Former Yakima Valley fruit exporter challenges Inslee for seat

Republican Bill Bryant, a former Seattle Port commissioner and Yakima Valley fruit exporter, hopes to unseat Gov. Jay Inslee in the November election.

Bryant served as a Seattle Port commissioner from 2008 through 2015 and is also the founder and chairman of Bryant Christie, a firm that helps farmers and agriculture companies export their crops. He left the Port post to run for the state’s top office.

Republican Bill Bryant, a former Seattle Port commissioner and Yakima Valley fruit exporter, hopes to unseat Gov. Jay Inslee in the November election.

Republican Bill Bryant, a former Seattle Port commissioner and Yakima Valley fruit exporter, hopes to unseat Gov. Jay Inslee in the November election.

Bryant said he accomplished the goals he had set as a Port commissioner, including cutting port carbon emissions and bringing the ports of Tacoma and Seattle together to create the Seaport Alliance.

Consolidating the ports gives them a competitive edge, making the Seaport Alliance the third-largest port for container shipments in North America.

Bryant said one of his goals as governor would include making Washington’s schools stronger.

Bryant is a staunch supporter of the state’s charter schools and would like to see the state ‘reinvent’ the final two years of high school, so curriculum is more relevant to the individual student’s future.

Bryant said he wants to retain AP classes and the Running Start program, but he also would like to see more opportunities for students who aren’t seeking to go to college and are looking into more vocational opportunities.

“Like pre-apprenticeship programs that allow students to graduate with a certificate that will get them a family-wage job.”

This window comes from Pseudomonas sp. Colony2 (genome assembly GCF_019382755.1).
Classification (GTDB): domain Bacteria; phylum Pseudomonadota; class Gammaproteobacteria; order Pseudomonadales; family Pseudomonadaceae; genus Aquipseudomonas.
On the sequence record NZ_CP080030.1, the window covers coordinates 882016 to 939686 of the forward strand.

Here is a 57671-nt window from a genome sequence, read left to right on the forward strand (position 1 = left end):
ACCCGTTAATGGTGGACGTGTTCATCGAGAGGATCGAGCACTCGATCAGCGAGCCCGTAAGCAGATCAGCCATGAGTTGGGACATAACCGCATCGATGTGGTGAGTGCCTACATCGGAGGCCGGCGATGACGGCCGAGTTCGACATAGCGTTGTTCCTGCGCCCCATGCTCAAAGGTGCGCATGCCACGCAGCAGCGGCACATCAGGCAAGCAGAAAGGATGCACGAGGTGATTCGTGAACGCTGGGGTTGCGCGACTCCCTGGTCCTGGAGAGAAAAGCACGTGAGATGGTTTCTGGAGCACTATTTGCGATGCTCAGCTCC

Bryant said another top priority is creating a more fiscally-responsible government in the state.

“We are not being prudent with our tax dollars,” Bryant said. “In 2015, there was a 15 percent increase in tax revenue and it wasn’t enough.”

Inslee’s lack of leadership and planning has cost the state’s taxpayers.

“There is no reason other than incompetence for a legislative special session,” Bryant said.

The state needed to pass a supplemental budget to pay for the costs of last year’s wildfires, but legislator’s should have known well ahead of the regular session what was going to be in the supplemental budget.

“He rolled it out like it was a new budget,” Bryant said.

In the 3½ years Inslee has been governor, there have been seven special legislative sessions — as many as his predecessor, Chris Gregoire had in eight years.

Bryant said the state develops its budgets based on the previous year’s budget, rather than looking at each agency’s missions and priorities and funding those first. Often programs are refunded without any evaluation of whether they are working and meeting their goals.

Bryant said if he is elected, he will use a four-year, zero-base budget that focus on the state’s ‘key obligations and priorities.”

Bryant is also very concerned about transportation, from keeping traffic moving smoothly on the west side to implementing a statewide freight corridor to ensure the state has the bridges, truck routes and high lanes it needs to efficiently move freight throughout the state and support family-wage jobs.

Bryant said he will also work to fix the state’s broken bureaucracies and bring leaders across party lines to work together to help the entire state prosper.

Bryant is a Washington native who grew up along the shores of Hood Canal. He graduated high school in Olympia and has a Bachelor’s Degree from Georgetown University in trade and democracy.

He married his wife, Barbara, in 1989 and the couple lived in Yakima, where Bryant opened new export markets for Washington produce.

In 1992, the couple moved to Seattle where Bryant founded BCI in their basement. The company now employs a staff of 35.

According to records from the Public Disclosure Commissioner, Bryant has raised $1.13 million for his campaign and spent about $575,000 so far.

Inslee has raised $4.16 million and spent nearly $2 million.

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